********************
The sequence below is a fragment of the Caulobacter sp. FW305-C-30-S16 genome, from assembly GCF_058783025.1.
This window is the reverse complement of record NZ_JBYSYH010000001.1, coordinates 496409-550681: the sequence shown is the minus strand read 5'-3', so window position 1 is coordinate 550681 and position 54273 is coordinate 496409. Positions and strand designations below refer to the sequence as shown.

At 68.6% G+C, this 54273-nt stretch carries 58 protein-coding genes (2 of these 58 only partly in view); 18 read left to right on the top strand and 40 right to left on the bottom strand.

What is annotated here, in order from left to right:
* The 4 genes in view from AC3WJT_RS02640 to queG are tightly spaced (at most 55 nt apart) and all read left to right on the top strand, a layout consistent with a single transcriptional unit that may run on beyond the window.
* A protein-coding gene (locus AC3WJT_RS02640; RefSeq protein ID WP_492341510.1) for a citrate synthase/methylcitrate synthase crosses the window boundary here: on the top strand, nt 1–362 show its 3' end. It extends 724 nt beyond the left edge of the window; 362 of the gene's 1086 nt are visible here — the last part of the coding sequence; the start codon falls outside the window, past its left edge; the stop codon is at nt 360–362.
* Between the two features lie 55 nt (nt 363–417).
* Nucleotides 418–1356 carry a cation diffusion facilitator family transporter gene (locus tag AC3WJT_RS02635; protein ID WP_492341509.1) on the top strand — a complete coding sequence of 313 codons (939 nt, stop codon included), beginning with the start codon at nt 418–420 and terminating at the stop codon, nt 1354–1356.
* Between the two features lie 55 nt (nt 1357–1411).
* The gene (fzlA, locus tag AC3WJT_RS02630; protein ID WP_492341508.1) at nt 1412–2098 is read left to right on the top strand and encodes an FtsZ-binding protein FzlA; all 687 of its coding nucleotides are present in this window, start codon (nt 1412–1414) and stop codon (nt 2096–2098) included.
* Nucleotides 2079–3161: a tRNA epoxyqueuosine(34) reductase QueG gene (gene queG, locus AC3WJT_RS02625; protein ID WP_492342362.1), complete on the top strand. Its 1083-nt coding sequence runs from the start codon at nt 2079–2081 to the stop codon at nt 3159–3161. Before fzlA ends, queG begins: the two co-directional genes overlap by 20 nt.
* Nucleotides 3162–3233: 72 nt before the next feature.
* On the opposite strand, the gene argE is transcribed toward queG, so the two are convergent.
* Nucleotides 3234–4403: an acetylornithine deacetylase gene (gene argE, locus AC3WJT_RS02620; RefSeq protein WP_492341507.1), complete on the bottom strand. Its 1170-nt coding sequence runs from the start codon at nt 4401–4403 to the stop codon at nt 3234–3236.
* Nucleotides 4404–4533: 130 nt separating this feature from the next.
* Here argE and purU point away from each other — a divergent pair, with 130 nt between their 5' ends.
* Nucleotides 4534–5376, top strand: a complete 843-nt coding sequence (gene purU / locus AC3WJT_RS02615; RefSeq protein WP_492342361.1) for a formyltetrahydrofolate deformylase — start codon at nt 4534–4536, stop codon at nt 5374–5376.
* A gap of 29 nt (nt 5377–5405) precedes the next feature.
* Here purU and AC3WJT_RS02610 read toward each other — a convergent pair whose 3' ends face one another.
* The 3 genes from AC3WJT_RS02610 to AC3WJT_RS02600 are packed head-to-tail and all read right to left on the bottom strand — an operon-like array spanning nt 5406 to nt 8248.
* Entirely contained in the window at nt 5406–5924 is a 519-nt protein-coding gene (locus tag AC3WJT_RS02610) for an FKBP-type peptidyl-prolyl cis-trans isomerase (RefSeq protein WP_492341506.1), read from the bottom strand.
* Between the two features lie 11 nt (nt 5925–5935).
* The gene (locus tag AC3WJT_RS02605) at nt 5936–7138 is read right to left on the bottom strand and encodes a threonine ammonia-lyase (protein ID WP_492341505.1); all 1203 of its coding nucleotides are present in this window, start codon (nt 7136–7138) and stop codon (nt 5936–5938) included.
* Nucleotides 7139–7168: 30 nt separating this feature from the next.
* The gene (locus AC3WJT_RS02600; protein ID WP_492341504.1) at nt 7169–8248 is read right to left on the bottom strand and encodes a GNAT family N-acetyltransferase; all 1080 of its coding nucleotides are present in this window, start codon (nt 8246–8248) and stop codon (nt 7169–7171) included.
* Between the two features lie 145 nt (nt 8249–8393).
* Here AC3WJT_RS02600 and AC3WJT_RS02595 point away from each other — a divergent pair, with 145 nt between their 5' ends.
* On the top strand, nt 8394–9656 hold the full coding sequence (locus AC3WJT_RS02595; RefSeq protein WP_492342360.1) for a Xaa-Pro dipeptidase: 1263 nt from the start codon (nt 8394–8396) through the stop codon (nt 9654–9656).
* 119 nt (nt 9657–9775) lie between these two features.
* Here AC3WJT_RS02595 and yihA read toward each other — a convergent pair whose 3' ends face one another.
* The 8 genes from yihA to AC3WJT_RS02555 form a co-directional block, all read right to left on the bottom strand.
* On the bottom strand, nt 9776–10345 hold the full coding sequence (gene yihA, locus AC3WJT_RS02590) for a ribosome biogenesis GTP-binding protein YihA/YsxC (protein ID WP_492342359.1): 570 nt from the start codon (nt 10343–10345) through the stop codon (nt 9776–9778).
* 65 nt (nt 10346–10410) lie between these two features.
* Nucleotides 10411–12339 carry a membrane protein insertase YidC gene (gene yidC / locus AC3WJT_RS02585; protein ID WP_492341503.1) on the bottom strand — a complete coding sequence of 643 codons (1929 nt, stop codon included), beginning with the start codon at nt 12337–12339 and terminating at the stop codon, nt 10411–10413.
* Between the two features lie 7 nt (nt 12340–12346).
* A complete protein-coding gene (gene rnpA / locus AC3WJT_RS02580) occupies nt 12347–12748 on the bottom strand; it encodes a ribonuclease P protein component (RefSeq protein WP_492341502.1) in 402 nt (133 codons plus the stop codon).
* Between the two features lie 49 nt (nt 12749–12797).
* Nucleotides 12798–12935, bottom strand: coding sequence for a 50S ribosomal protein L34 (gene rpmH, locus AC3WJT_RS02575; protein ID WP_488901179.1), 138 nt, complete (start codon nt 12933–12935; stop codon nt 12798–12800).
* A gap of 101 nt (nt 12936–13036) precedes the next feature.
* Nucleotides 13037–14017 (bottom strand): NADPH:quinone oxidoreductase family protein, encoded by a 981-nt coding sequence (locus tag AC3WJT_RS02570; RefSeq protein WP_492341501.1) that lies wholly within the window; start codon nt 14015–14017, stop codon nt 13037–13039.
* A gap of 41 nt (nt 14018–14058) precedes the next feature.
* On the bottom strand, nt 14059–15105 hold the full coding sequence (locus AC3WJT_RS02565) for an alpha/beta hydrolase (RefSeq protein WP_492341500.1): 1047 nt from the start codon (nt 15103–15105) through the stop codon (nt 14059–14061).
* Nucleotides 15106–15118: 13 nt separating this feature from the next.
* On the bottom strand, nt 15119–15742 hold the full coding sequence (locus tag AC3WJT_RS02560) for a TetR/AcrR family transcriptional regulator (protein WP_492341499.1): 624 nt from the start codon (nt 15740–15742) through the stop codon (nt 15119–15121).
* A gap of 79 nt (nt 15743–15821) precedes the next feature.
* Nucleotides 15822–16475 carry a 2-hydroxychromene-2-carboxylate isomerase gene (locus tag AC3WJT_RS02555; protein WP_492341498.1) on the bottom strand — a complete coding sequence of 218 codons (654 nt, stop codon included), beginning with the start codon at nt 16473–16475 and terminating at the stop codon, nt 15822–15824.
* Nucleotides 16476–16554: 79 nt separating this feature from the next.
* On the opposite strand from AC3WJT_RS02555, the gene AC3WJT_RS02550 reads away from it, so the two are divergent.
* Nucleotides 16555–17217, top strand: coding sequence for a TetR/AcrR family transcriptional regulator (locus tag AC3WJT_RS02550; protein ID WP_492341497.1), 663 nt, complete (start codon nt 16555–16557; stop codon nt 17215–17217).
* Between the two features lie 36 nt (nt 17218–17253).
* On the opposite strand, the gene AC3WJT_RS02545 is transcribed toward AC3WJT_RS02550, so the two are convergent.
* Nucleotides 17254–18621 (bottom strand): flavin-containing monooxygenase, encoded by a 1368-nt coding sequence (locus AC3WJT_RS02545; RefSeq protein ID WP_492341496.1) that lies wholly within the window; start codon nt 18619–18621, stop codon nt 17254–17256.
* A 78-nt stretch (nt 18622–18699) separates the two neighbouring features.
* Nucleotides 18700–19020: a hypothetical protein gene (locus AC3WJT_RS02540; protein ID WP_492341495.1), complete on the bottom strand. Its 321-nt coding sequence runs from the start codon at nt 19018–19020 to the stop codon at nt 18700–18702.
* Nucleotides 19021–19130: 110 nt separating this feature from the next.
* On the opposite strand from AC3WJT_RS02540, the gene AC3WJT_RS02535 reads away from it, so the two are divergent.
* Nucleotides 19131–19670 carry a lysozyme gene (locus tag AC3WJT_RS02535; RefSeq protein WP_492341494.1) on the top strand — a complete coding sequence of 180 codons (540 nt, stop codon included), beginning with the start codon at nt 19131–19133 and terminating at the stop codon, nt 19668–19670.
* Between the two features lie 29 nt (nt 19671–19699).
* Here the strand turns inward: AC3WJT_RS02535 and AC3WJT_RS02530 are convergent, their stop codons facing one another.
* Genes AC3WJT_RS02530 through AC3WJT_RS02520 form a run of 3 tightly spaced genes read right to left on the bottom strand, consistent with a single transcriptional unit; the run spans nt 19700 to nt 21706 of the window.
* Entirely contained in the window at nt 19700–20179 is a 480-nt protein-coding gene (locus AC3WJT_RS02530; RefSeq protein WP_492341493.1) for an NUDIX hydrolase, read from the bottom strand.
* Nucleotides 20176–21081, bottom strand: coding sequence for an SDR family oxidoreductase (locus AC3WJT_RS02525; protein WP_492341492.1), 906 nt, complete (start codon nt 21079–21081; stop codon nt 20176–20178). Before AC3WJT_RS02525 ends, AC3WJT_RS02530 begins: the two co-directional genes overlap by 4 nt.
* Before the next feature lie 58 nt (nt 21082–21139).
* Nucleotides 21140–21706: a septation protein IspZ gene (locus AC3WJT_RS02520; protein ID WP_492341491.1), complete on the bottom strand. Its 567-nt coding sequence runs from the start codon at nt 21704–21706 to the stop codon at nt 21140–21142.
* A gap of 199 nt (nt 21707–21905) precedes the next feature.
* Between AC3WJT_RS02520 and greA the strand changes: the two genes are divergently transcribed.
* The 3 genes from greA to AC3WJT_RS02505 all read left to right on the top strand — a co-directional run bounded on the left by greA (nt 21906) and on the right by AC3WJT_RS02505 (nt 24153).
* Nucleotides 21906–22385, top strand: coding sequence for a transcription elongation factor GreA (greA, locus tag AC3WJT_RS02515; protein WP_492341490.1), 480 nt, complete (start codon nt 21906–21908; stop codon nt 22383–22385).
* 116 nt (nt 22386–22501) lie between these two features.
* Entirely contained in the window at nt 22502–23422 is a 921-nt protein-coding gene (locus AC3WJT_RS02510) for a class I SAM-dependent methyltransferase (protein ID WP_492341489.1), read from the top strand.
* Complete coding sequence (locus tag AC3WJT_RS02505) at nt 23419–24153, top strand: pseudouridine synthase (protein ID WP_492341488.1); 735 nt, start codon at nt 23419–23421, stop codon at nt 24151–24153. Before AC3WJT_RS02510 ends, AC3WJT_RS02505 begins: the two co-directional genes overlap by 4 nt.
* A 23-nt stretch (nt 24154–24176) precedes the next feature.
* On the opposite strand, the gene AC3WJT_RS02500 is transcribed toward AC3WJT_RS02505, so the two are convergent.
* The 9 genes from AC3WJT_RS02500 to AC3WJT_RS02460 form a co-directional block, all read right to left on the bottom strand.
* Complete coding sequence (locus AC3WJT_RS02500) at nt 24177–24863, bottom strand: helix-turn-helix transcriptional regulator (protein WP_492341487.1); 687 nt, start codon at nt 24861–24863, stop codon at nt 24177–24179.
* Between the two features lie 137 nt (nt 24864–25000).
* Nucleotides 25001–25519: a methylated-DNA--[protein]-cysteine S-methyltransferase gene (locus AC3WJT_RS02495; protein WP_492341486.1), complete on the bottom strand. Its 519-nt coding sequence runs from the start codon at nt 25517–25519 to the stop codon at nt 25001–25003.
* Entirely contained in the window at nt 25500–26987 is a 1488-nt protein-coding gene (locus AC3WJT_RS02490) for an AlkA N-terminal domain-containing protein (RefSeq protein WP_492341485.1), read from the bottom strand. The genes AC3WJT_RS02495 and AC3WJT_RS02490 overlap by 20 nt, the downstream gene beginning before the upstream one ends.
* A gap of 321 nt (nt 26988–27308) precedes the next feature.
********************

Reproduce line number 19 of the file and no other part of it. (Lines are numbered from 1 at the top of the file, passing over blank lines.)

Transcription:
* Here purU and AC3WJT_RS02610 read toward each other — a convergent pair whose 3' ends face one another.